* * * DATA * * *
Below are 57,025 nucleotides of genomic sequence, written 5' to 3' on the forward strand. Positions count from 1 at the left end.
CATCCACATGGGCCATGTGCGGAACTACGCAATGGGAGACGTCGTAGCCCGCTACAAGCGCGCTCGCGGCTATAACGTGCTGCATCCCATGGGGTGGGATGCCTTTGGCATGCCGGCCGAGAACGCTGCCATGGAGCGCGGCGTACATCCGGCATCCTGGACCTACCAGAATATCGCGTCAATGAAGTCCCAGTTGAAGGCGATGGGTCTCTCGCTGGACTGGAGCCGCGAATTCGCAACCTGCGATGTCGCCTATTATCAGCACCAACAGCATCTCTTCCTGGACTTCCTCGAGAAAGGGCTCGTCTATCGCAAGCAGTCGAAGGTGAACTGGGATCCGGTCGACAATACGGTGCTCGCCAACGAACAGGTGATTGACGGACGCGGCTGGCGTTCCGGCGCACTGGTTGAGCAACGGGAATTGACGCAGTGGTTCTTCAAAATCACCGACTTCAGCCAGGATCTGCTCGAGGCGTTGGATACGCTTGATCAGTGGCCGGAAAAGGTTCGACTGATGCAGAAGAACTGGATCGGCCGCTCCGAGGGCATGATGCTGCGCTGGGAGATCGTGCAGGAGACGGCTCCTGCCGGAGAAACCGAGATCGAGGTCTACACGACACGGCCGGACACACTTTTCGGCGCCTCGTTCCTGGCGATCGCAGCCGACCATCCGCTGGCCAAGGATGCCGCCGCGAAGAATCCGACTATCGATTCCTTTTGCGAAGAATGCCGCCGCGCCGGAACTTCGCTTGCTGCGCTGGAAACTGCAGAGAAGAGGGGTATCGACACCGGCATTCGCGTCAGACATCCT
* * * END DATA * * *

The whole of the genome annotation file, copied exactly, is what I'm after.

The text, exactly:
Below are 57,025 nucleotides of genomic sequence, written 5' to 3' on the forward strand. Positions count from 1 at the left end.
CATCCACATGGGCCATGTGCGGAACTACGCAATGGGAGACGTCGTAGCCCGCTACAAGCGCGCTCGCGGCTATAACGTGCTGCATCCCATGGGGTGGGATGCCTTTGGCATGCCGGCCGAGAACGCTGCCATGGAGCGCGGCGTACATCCGGCATCCTGGACCTACCAGAATATCGCGTCAATGAAGTCCCAGTTGAAGGCGATGGGTCTCTCGCTGGACTGGAGCCGCGAATTCGCAACCTGCGATGTCGCCTATTATCAGCACCAACAGCATCTCTTCCTGGACTTCCTCGAGAAAGGGCTCGTCTATCGCAAGCAGTCGAAGGTGAACTGGGATCCGGTCGACAATACGGTGCTCGCCAACGAACAGGTGATTGACGGACGCGGCTGGCGTTCCGGCGCACTGGTTGAGCAACGGGAATTGACGCAGTGGTTCTTCAAAATCACCGACTTCAGCCAGGATCTGCTCGAGGCGTTGGATACGCTTGATCAGTGGCCGGAAAAGGTTCGACTGATGCAGAAGAACTGGATCGGCCGCTCCGAGGGCATGATGCTGCGCTGGGAGATCGTGCAGGAGACGGCTCCTGCCGGAGAAACCGAGATCGAGGTCTACACGACACGGCCGGACACACTTTTCGGCGCCTCGTTCCTGGCGATCGCAGCCGACCATCCGCTGGCCAAGGATGCCGCCGCGAAGAATCCGACTATCGATTCCTTTTGCGAAGAATGCCGCCGCGCCGGAACTTCGCTTGCTGCGCTGGAAACTGCAGAGAAGAGGGGTATCGACACCGGCATTCGCGTCAGACATCCT